PrintE-mail Written by Tony Jones


Titan Books has released a set of Penny Dreadful classic horrors including Bram Stoker’s Dracula. It’s presented in hardback with a new cover and livery to match the other titles released in this set. The pages are edged in red and the book is scattered with new illustrations by Martin Swift.

Various films have presented different elements of the Dracula story and most focus on lost travellers, the mysterious count and his castle. All this is normally set in the wilds of Transylvania. If you haven’t read Bram Stoker’s novel, it may come as a surprise that much of the book is set in England (Whitby to be precise) and is a far more intriguing tale than many realise.

The story is presented as a collection of letters, journal and diary entries, starting with a solicitor called Jonathan Harker, sent to visit Count Dracula in his home near Transylvania. He starts as a guest, but soon finds he is a prisoner and is left to the mercies of a group of female vampires, only just escaping with his life.

Back in England, the number of characters expands – Dracula is after Jonathan’s fiancée Wilhelmina Murray, whose friend Lucy Westenra has three offers of marriage to juggle. This is where the plot is at its most strained. Lucy rejects Dr Seward but stays friends. It’s Dr Seward who not only spots the influence of the vampire on Lucy, but also invites his former mentor Abraham Van Helsing to help out. While Van Helsing is frequently re-created in film and television versions of Dracula, there is a more sinister figure lurking in the wings. One of Dr Seward’s patients is the insane Renfield, who’s obsessed with eating flies as part of his path (like the old woman in the nursery rhyme) to move onto spiders then eventually rats and birds. This is all driven by his insanity, and is exploited by Dracula also providing a back-channel whereby Dr Seward and Van Helsing can also get clues as to Dracula’s plans.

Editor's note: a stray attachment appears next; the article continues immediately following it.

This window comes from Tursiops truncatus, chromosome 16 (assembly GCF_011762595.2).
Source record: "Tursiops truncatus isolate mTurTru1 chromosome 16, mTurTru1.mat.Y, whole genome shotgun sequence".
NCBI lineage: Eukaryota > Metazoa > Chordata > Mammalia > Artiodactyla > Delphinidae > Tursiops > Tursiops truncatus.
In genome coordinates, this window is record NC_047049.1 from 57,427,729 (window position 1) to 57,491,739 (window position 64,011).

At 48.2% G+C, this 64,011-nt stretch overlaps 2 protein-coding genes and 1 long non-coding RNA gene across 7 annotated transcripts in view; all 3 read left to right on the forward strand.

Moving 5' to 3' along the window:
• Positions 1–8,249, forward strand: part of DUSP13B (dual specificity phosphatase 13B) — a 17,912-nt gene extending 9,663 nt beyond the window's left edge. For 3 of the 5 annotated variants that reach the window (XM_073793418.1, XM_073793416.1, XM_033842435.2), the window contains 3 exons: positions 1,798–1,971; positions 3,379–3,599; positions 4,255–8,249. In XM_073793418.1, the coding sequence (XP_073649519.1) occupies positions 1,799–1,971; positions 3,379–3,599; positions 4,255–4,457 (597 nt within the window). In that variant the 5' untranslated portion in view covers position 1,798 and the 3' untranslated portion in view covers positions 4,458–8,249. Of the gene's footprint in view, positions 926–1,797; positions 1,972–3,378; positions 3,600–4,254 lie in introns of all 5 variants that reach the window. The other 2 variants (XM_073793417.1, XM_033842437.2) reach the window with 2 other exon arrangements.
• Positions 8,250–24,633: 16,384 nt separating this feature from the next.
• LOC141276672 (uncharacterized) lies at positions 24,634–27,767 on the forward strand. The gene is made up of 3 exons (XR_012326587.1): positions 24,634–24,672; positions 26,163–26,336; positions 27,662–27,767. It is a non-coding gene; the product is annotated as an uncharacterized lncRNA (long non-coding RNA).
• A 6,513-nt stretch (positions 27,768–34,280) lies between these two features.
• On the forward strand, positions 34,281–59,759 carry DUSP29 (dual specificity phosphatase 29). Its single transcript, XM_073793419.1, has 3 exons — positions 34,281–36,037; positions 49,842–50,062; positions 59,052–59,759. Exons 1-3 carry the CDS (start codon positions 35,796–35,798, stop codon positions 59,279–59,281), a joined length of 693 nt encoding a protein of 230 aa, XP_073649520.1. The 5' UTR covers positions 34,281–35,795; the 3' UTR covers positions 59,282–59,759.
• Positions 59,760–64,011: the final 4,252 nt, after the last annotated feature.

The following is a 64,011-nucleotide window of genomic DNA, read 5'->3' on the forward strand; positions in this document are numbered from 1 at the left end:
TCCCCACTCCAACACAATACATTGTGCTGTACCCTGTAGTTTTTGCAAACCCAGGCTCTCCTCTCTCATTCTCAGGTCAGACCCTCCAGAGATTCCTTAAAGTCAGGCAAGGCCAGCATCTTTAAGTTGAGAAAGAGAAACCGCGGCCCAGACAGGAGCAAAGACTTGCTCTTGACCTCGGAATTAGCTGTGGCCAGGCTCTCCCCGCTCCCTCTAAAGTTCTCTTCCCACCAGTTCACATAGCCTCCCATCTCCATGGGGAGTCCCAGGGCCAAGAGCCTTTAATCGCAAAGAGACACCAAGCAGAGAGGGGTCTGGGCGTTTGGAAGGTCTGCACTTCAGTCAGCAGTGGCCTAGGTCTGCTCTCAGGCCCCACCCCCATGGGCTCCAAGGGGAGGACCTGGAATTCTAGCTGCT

The tale moves through plenty of vampire coffin hunting and chasing across Europe before the heroes finally face the Count back in his castle. Gripping stuff!

Dracula is a classic of the genre on any measure and deserving of serious attention by any devotee of horror and the gothic novel. If you don’t own a physical copy, or wish to collect the set of Penny Dreadful titles this is heavily recommended. If you just want to read the story, there are plenty of cheaper alternatives, though they don’t all come as attractively packaged.

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